“The reason is because you’re proactive. We’re proactive in terms of our signal timing, our safety initiatives, our geometric improvements at intersections – all the things that reduce the risk and therefore reduce collisions at our intersections is the reason why we’re not seeing the same number of violations or potential violations,” she said. “Things that we do deploy tend to bring down driver frustration as well. So when you don’t have that driver frustration, you don’t have as many people who are attempting to run that red light and make up that extra time.”

However, not every councillor was on board with the report’s recommendation of not going ahead with a red light camera program.

“I’m really disappointed by the report. Not so much by the recommendation, but I think that it falls far short of what the objective was,” said Councillor Bill McLean of Pickering, who said he believed the report looked at the idea of red light cameras as more of a revenue generator as opposed to making roads safer.

“When we brought this thing forward, it was the last thing on our mind that this would be a revenue-generating tool, and based on the presentation, I get a feeling you’re looking at it more of a revenue generator as opposed to cost recovery,” McLean later said. “When Councillor (Colleen) Jordan (of Ajax) and I brought this forward, the last thing on our mind was turning this thing into a cash cow or to make it a revenue-generating issue. This is strictly a safety mechanism to supplement the police and to create safer streets in our municipalities.”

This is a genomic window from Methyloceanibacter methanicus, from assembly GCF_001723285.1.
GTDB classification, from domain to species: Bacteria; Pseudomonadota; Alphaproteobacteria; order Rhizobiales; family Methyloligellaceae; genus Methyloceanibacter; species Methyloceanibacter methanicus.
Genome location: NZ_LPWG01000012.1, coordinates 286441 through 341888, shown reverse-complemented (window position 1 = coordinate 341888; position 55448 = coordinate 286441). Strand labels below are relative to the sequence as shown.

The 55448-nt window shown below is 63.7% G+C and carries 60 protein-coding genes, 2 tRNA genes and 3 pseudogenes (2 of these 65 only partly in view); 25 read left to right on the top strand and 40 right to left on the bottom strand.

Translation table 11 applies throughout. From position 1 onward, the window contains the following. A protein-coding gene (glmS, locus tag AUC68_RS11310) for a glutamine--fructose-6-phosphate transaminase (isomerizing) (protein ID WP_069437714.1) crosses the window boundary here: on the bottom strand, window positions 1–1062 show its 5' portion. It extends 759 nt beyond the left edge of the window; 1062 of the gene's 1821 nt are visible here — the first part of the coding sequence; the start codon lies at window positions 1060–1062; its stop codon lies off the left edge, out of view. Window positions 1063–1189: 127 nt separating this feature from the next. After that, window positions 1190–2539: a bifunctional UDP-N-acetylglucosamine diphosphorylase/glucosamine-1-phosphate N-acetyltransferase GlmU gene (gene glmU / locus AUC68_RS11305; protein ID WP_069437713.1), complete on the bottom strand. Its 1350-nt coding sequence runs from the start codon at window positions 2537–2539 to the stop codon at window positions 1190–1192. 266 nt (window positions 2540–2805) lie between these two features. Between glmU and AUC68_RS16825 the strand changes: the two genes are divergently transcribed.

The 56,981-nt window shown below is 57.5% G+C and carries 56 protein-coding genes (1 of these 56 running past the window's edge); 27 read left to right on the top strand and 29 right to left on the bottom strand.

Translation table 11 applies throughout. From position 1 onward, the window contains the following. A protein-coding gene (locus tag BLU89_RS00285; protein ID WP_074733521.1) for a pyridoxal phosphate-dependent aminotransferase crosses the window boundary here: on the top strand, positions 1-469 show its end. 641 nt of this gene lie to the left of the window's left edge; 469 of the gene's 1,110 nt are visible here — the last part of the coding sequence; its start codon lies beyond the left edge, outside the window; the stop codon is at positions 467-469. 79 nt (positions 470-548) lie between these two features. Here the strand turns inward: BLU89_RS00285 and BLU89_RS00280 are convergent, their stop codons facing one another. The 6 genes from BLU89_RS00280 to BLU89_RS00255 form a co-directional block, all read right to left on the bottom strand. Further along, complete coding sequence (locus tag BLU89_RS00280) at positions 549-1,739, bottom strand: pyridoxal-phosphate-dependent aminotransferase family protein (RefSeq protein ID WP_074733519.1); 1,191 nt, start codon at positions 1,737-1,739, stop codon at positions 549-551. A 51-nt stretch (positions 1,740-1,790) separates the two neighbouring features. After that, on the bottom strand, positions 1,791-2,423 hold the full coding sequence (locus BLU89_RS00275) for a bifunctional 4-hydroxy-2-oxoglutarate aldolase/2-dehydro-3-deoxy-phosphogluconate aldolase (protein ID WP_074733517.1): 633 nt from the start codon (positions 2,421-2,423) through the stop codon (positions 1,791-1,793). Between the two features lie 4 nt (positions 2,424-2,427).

McLean later questioned the choice of intersections in the report, saying the choice of the intersection observed in Pickering – Liverpool Road at Pickering Parkway and Brock Road at Bayly Street – were not the best ones.

Siopis later explained that some intersections were not included in the study for a variety of reasons, including that the type of accidents that typically happen there would not be prevented with the installation of a red light camera, or that how the area is laid out would not allow the accommodation of one.

Moving the report to a vote, Councillor Bob Chapman says that despite anecdotal evidence of one intersection or another, the report and the data within paint a clear picture.

“We’ve got evidence about…how many red light runners we have and all that, and it’s about the safety factor. And everyone thinks that it sounds like in some other communities, and they’ve done that analysis to say it will help with those angle accidents that happen out there,” the Oshawa councillor said at the meeting.

“Our fatalities have decreased in Durham Region over the last 10 years by about 50 per cent,” he said, later adding that the money that could be used to set up red light cameras and the subsequent staffing would be better spent at hiring more police officers.

The committees voted to approve the staff recommendation to not go ahead with the implementation of red light cameras. The final vote on the matter will come at the next meeting of regional council on Sept. 23.